The comparison between Holland and England is perhaps the most significant, both in terms of the strong similarities in our drinking styles and culture, and because many Dutch towns and cities shared very similar problems of town-centre disorder.

Fieldwork in Holland was conducted in four main locations: Utrecht, Tiel, Zandijk and Den Haag, and included observation work, interviews and discussions with a wide range of informants.

Levels and patterns of disorder

The centres of many towns were, and are, populated on Friday and Saturday night by revellers going to the town’s bars, night clubs, fast food outlets and restaurants. The main concern was with the now well documented problems of all those bars and clubs turning out their customers on to the street at the same time and the ensuing patterns of disorder.

There was a big problem with large groups of people on the streets when the bars and clubs closed. The problem was mainly at the weekend…they are not all drunk but they are active! They are in a group and alcohol affects their risk taking potential….shop windows were getting smashed, some taunting between groups and some scraps.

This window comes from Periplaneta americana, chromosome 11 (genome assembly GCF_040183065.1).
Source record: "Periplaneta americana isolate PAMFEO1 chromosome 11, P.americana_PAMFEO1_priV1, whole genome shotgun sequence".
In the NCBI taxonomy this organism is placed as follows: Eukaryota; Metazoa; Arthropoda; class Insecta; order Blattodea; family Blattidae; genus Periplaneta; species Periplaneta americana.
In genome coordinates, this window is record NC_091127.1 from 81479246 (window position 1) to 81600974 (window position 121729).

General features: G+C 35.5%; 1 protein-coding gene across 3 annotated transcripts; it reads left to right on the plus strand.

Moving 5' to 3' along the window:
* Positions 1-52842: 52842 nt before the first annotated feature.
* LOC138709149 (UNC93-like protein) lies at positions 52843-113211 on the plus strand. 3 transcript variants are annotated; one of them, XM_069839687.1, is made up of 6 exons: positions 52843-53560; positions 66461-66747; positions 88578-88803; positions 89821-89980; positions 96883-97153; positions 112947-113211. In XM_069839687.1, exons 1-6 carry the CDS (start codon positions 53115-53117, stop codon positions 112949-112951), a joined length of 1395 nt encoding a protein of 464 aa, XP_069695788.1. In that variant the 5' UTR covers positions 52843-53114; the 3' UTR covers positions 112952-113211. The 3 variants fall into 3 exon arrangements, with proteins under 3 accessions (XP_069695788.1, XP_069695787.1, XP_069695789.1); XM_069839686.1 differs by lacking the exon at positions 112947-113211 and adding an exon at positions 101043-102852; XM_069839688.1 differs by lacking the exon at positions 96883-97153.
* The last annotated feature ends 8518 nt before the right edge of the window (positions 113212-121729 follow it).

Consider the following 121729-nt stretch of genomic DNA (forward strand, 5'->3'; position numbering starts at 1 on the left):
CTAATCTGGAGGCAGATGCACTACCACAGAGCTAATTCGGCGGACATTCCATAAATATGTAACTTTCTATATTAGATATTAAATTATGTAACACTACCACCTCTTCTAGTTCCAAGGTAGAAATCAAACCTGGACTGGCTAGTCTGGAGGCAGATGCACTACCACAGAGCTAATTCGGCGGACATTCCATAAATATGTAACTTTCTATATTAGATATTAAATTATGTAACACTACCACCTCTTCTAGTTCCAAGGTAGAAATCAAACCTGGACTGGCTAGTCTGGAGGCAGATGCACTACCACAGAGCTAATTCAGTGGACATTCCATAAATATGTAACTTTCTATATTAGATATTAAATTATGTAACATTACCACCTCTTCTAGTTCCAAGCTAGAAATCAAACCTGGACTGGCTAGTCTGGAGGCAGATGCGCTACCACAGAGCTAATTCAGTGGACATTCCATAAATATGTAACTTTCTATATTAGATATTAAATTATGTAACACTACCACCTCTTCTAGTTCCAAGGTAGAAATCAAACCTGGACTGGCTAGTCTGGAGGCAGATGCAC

Senior Police Officer, Tiel

It used to be very busy on the streets when the bars all closed at 12 o’clock and there was a lot of noise etc in the town. As well it was a lot more common to see fights on the streets which you might expect when there are so many people who have mostly been drinking and who are all congregated together.

Female punter, Tiel

The main problem in Utrecht is with the 20-25 year olds but obviously not all of them. When they leave the bars and discos and they have been drinking those who are aggressive are looking for trouble. Usually the police are around and tell them not to make so much noise or something like that and then their aggression is turned against the police.